Loudoun County commonwealth's attorney Buta Biberaj was a top prospect for the George Soros-funded Justice and Public Safety PAC when she ran for the post in 2019. Three years in, she's losing allies amid mounting scandals and rising crime.
Top Democrats in the county, including board of supervisors chair Phyllis Randall, are searching for a candidate to take on Biberaj, according to two sources with knowledge of their thinking. The embattled official, who faces an ongoing recall effort, was elevated by nearly a million dollars from Soros in 2019 and is up for reelection next year.
The Democratic turn against Biberaj is further evidence of the weakening political viability of the "progressive prosecutor" movement. Voters in San Francisco last week removed District Attorney Chesa Boudin from office by a double-digit margin, a stunning rebuke to jailbreak policies in the nation's most leftwing city. The national spike in violent crime is registering as a top issue for voters in a political environment thought to favor the GOP.
The turn against Biberaj is also a poor reflection on Soros's Justice and Public Safety PAC, which poured $922,000 into her 2019 campaign. That donation, a staggering sum for a local election, accounted for the overwhelming majority of pro-Biberaj electioneering and reflects Biberaj's status as a Soros prosecutor poster child. The mounting frustration with Biberaj, however, is only partly ideological. The commonwealth's attorney has come under fire for hiring lapses and high turnover in her office, demonstrating a failure to command the confidence of staff.
Biberaj is an isolated figure in Loudoun politics. She shuns the press altogether, seldom engaging in interviews or answering even basic questions. The commonwealth's attorney did not respond to the Washington Free Beacon's request for comment for this story. And Biberaj has a chilly relationship with Randall, the county's top elected Democrat. Briefly allies during the 2019 county elections, the break between the pair is increasingly public.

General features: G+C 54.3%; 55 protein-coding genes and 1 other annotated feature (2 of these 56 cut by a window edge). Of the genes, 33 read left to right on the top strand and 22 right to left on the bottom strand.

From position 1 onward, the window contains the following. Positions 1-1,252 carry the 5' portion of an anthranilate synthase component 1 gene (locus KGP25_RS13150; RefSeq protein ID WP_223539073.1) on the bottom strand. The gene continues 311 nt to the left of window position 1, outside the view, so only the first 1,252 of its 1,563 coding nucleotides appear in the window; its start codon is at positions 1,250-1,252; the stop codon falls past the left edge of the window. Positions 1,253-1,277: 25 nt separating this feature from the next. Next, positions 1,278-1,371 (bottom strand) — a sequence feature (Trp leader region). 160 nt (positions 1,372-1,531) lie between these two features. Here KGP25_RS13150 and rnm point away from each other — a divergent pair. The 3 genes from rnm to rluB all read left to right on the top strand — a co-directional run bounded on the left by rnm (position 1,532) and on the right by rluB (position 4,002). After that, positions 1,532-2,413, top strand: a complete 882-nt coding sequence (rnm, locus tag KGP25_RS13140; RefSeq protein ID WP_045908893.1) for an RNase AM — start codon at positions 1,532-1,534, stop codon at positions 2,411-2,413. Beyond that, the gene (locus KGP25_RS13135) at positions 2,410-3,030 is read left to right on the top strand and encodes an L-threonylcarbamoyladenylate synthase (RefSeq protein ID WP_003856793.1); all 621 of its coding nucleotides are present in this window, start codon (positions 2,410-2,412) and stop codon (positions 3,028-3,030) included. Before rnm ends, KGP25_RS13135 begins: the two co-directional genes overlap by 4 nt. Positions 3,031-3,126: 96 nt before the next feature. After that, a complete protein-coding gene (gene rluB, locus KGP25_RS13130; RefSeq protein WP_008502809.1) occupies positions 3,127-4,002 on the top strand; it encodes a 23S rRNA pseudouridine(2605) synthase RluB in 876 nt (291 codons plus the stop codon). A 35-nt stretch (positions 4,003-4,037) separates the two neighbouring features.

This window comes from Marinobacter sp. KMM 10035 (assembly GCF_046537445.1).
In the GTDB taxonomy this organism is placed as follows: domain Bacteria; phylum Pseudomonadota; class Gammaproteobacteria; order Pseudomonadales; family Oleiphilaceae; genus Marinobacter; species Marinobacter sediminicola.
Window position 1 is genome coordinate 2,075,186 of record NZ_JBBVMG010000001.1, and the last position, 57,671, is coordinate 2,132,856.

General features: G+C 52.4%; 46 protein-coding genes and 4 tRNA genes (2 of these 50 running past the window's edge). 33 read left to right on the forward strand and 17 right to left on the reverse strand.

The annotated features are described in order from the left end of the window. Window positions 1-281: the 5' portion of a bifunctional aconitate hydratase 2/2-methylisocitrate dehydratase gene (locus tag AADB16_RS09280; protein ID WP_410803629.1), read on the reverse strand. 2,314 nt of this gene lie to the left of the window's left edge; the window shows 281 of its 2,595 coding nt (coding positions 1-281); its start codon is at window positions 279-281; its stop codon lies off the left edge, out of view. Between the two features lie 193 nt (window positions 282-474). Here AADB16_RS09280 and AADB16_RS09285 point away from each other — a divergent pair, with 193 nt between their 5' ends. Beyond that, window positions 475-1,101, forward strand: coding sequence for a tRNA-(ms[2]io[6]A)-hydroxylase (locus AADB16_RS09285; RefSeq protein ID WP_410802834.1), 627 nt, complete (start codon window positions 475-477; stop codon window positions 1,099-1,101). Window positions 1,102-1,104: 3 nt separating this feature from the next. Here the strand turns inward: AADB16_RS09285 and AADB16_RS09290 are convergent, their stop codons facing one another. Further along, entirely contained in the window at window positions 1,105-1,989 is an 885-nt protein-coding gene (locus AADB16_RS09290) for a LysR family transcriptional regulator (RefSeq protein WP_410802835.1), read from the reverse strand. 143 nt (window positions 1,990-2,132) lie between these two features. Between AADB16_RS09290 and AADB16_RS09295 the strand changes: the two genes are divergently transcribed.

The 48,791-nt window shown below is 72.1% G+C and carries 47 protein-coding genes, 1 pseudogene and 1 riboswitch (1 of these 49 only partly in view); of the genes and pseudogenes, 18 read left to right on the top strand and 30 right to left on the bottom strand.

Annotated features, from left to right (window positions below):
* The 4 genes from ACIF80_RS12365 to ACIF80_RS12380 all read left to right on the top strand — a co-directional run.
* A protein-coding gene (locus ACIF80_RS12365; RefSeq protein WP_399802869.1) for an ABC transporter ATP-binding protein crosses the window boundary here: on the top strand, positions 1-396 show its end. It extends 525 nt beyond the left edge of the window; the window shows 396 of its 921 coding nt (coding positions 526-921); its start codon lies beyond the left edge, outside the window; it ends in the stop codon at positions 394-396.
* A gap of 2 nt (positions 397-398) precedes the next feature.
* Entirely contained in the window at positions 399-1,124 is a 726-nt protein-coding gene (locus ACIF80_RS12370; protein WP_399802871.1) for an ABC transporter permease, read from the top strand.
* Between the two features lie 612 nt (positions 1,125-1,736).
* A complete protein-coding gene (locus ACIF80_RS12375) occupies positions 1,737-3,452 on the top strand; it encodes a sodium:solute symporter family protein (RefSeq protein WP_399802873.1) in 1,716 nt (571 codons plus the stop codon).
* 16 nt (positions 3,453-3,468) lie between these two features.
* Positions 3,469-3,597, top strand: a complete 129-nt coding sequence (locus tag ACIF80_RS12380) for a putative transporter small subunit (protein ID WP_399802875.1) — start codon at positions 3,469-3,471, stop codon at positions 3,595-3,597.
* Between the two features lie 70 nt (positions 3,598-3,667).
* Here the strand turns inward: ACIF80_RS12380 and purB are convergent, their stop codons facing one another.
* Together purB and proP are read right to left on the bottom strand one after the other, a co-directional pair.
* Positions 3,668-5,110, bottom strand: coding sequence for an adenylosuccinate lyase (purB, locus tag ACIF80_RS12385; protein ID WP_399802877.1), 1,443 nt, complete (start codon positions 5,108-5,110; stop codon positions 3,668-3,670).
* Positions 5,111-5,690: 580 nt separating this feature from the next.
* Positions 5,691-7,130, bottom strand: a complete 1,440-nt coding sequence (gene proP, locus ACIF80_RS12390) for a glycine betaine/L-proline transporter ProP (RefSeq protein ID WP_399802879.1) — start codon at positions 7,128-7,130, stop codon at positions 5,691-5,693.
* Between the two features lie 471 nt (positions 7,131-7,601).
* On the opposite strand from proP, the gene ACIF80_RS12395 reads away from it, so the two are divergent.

Randall and Rep. Jennifer Wexton (D., Va.)—a seasoned prosecutor before her election to Congress—declined to tell the Free Beacon whether they plan to support Biberaj's reelection bid next year. Local party chief Lissa Savaglio said the Loudoun County Democratic Committee will decide down the road whether to back Biberaj for a second term.
"That will be up to the members of the committee, as it is in all endorsements," Savaglio told the Free Beacon. "Speaking personally, I think Buta is doing a fantastic job as our commonwealth's attorney."
It's unknown how aggressively anti-Biberaj Democrats might campaign against the embattled commonwealth's attorney. The Boudin recall may be instructive for Democrats sharing a ticket with progressive prosecutors like Biberaj. San Francisco mayor London Breed didn't formally endorse Boudin's removal, but she made her displeasure with Boudin clear and did nothing to boost his prospects.
Some criticisms of Biberaj turn on basic questions of managerial competence. Biberaj's office hired a registered sex offender to work as a paralegal in February and dismissed him only after the offender's probation officer raised a red flag. Biberaj tried to pawn the incident off on a county human resources office, which prompted a public rebuke from Randall.
Emails obtained by the Free Beacon also show Biberaj lost the confidence of many career lawyers in the Loudoun commonwealth's attorney office, who have since left for different posts. Democrats and Republicans alike on the county board of supervisors grilled Biberaj about a flood of departures from her office during a budget session in 2021.
"The prosecutors in that office are so scared that if they don't give the defense everything they ask for there is fear that the defense attorney will go to Buta and complain that the [assistant commonwealth's attorney] is being too hard," ex-Loudoun prosecutor Jason Faw wrote to Randall by email.
Recently a Loudoun County judge disqualified Biberaj's office from a criminal case after concluding the prosecutor downplayed and omitted details of a defendant's criminal past to win approval for a plea deal. The defendant, Kevin Enrique Valle, was implicated in a 12-burglary crime spree over four Virginia counties in less than two weeks. Biberaj's team agreed to a six-month jail sentence, but a Loudoun County judge said that sentence was inconsistent with state guidelines and the facts of the case. The judge assigned the matter to a different county prosecutor.
Randall on Monday afternoon took a shot at Biberaj, saying criminal sentences should match the severity of an offense.
"I believe Loudoun's commonwealth attorney should remember her first duty is to ensure, to the greatest degree possible, the safety of the citizens of Loudoun County," Randall said.
Biberaj is separately facing an effort to remove her from office before the 2023 election. If recall organizers gather almost 12,000 signatures—representing 10 percent of the 2019 electorate—a Loudoun County judge will decide whether Biberaj ought to be removed as commonwealth's attorney. Removal is permissible only for neglect of duty or abuse of office. If a judge signs off on her removal, a special election to pick a replacement will follow.